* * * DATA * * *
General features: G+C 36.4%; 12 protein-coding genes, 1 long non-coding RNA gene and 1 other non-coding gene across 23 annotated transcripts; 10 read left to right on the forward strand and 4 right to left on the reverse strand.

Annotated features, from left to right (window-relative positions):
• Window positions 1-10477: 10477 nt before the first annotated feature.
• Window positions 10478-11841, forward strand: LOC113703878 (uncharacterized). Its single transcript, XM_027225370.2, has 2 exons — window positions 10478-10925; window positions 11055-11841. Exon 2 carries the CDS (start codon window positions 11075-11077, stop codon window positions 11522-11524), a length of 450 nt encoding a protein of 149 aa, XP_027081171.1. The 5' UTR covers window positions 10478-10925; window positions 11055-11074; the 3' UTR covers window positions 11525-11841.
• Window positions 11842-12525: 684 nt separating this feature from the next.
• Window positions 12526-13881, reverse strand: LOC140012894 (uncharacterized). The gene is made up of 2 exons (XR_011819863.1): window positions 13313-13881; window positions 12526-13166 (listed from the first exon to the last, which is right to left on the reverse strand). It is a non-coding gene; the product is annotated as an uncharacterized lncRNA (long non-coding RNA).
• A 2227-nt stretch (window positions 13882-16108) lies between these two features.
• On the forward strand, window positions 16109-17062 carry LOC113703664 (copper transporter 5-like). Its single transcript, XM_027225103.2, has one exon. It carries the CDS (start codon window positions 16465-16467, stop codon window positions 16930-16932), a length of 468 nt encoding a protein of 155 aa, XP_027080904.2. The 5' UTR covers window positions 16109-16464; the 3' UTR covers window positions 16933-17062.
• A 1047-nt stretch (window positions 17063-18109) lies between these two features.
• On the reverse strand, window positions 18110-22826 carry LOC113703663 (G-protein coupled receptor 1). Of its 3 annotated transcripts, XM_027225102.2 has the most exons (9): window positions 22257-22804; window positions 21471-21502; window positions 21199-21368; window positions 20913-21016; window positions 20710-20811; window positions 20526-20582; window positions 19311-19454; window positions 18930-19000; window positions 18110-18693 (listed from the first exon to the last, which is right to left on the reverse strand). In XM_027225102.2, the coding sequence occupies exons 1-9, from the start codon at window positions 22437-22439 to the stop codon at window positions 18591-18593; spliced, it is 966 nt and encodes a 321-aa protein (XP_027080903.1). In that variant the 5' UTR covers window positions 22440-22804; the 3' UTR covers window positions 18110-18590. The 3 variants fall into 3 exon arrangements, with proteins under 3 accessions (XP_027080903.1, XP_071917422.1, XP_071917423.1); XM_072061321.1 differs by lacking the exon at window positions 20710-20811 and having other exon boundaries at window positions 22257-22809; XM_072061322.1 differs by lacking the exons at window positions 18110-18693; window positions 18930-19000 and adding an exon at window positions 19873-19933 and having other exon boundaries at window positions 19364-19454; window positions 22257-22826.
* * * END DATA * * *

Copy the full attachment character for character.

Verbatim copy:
General features: G+C 36.4%; 12 protein-coding genes, 1 long non-coding RNA gene and 1 other non-coding gene across 23 annotated transcripts; 10 read left to right on the forward strand and 4 right to left on the reverse strand.

Annotated features, from left to right (window-relative positions):
• Window positions 1-10477: 10477 nt before the first annotated feature.
• Window positions 10478-11841, forward strand: LOC113703878 (uncharacterized). Its single transcript, XM_027225370.2, has 2 exons — window positions 10478-10925; window positions 11055-11841. Exon 2 carries the CDS (start codon window positions 11075-11077, stop codon window positions 11522-11524), a length of 450 nt encoding a protein of 149 aa, XP_027081171.1. The 5' UTR covers window positions 10478-10925; window positions 11055-11074; the 3' UTR covers window positions 11525-11841.
• Window positions 11842-12525: 684 nt separating this feature from the next.
• Window positions 12526-13881, reverse strand: LOC140012894 (uncharacterized). The gene is made up of 2 exons (XR_011819863.1): window positions 13313-13881; window positions 12526-13166 (listed from the first exon to the last, which is right to left on the reverse strand). It is a non-coding gene; the product is annotated as an uncharacterized lncRNA (long non-coding RNA).
• A 2227-nt stretch (window positions 13882-16108) lies between these two features.
• On the forward strand, window positions 16109-17062 carry LOC113703664 (copper transporter 5-like). Its single transcript, XM_027225103.2, has one exon. It carries the CDS (start codon window positions 16465-16467, stop codon window positions 16930-16932), a length of 468 nt encoding a protein of 155 aa, XP_027080904.2. The 5' UTR covers window positions 16109-16464; the 3' UTR covers window positions 16933-17062.
• A 1047-nt stretch (window positions 17063-18109) lies between these two features.
• On the reverse strand, window positions 18110-22826 carry LOC113703663 (G-protein coupled receptor 1). Of its 3 annotated transcripts, XM_027225102.2 has the most exons (9): window positions 22257-22804; window positions 21471-21502; window positions 21199-21368; window positions 20913-21016; window positions 20710-20811; window positions 20526-20582; window positions 19311-19454; window positions 18930-19000; window positions 18110-18693 (listed from the first exon to the last, which is right to left on the reverse strand). In XM_027225102.2, the coding sequence occupies exons 1-9, from the start codon at window positions 22437-22439 to the stop codon at window positions 18591-18593; spliced, it is 966 nt and encodes a 321-aa protein (XP_027080903.1). In that variant the 5' UTR covers window positions 22440-22804; the 3' UTR covers window positions 18110-18590. The 3 variants fall into 3 exon arrangements, with proteins under 3 accessions (XP_027080903.1, XP_071917422.1, XP_071917423.1); XM_072061321.1 differs by lacking the exon at window positions 20710-20811 and having other exon boundaries at window positions 22257-22809; XM_072061322.1 differs by lacking the exons at window positions 18110-18693; window positions 18930-19000 and adding an exon at window positions 19873-19933 and having other exon boundaries at window positions 19364-19454; window positions 22257-22826.